Sunday 25 July 2010

Lies from the eu, a land of fantasy and misdirection.

Grateful thanks to Avril King for this post.

Today, at a one day conference, we heard from a succesful businessman, whose company holds a Queen's Award for Exports. His business exports 90% of its production. He had a very interesting tale to tell.

The UK has a £40 billion trade deficit with the EU, whilst we have a trade SURPLUS with the USA.
For every £100 worth of goods we export to the EU we IMPORT £130 worth.
Norway and Switzerland export more to the EU than does the UK.
Mexico has a free trade agreement with the EU.

It is said that we export at least 50% to the EU. This is not true. That figure includes goods sent to Antwerp and Rotterdam and forward shipped to the rest of the world.
Why are we sending goods via Antwerp and Rotterdam?
a) because more ships go from those ports than from,say, Felixtowe. (Remember when London had the biggest European Freight Docks?)
b) (and here's the kicker) We import so much from, and export so little to the EU that lorries would be going back empty. Therefore they will accept any return freight they can find at minimal carrier prices. Therefore it makes sense to send goods, with end-users all over the world, via EU ports.

The "Common Market" was sold to us on the basis that it would create a "level playing field" and make us more competitive in European markets. - UNTRUE.
Our businessman received an order from a French company who wanted his product. So many obstacles were put in the way of the contract that, finally , it fell through. The French company still wanted the product and told our man that next time he would order from him, but they'd have to get the product built in Dubai.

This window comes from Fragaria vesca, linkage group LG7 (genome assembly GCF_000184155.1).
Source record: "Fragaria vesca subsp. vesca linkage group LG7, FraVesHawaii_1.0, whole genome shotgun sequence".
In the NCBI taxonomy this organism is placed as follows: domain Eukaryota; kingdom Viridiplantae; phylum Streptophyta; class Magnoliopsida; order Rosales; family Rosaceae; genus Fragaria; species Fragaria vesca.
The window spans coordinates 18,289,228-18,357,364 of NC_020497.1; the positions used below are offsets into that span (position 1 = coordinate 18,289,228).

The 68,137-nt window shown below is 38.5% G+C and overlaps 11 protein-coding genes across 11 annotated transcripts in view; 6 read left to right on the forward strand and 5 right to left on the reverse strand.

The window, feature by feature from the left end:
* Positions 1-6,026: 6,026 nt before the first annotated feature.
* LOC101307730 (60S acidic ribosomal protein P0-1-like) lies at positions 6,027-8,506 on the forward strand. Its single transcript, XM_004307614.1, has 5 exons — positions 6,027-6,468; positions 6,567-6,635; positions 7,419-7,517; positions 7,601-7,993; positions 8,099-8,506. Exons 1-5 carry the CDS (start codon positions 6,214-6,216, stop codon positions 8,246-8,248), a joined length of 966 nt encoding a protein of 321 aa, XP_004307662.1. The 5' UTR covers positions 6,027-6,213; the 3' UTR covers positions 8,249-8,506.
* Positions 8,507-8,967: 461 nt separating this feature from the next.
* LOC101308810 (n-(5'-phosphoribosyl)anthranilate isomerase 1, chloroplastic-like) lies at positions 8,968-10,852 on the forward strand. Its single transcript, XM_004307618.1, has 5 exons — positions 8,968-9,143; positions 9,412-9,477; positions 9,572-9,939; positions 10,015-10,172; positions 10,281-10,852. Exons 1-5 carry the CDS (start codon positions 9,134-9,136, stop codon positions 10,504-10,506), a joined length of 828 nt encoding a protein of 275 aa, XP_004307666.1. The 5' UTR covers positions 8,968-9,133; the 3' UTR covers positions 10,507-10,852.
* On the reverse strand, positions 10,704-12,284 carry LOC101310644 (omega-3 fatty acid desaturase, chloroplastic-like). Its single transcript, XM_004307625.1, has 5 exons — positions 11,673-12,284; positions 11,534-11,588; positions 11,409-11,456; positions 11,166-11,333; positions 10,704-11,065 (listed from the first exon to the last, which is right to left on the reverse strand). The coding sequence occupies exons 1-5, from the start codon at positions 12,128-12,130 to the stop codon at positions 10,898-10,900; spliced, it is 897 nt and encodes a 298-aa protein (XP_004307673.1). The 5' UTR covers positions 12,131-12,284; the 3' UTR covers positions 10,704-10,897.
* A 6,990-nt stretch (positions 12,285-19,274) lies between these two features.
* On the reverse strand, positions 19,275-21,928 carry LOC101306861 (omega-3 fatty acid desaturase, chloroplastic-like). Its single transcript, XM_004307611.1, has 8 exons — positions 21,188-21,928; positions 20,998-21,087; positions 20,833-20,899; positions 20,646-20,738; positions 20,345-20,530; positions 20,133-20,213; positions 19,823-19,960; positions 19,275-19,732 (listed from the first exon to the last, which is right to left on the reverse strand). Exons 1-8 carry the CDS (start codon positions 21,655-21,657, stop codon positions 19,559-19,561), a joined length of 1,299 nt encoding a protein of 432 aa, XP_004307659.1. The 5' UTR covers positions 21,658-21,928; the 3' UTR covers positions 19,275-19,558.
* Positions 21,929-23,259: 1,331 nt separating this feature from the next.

In another case, the President of a friendly African state needed 12 schools constructed. Our man asked if the funds would be available to buy the construction materials from him. "Oh yes, the Norwegians have been. We'll get the funds now."
"How does that help?"
"Well, the EU sends 3 or 4 people here to do a report, it costs a couple of million and they go back to talk about it. The UN does the same, as does the US. We wait and hear nothing. Then the Norwegians come, spend a couple of weeks here, go back and a couple of weeks later they award us some funds. Then the others are ready to join in the project too."

The government says that businesses want the UK to stay in the EU. This may be true of the multinationals for whom intercontinental manoeuvring is necessary. Therefore the CBI is generally in favour of it. But they represent only 10% of our economy.

Ask the Federation of Small Businesses and the Institute of Directors and a different picture emerges. Remember, they represent 90% of our economy and, in most cases, have minimal contact with the EU since most of their business is domestic.

The old saw about all the jobs that would be lost.
The huge majority of lost jobs would be on the Continent since they export more to us than vice versa. No, the UK losses would be the gravy train jobs, quangos and the like.
Does anyone really believe the EU countries would embark on a trade war when it would be THEIR jobs on the line?

How about - "well we can work and live freely in EU countries now"?
There are 267,000 British people working in 26 EU countries.
There are 1.2 MILLION citizens from 26 EU countries working in the UK (and eligible for benefits).
Fair swap?
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Monday 12 July 2010

Nanny, I saw this and thought of you!

Leading doctors today weigh in on the debate over the government's role in promoting public health by demanding that ministers impose "fat taxes" on unhealthy food and introduce cigarette-style warnings to children about the dangers of a poor diet.
The demands follow comments last week by the health secretary, Andrew Lansley, who insisted the government could not force people to make healthy choices and promised to free businesses from public health regulations.
But senior medical figures want to stop fast-food outlets opening near schools, restrict advertising of products high in fat, salt or sugar, and limit sponsorship of sports events by fast-food producers such as McDonald's.
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But there's no one to check

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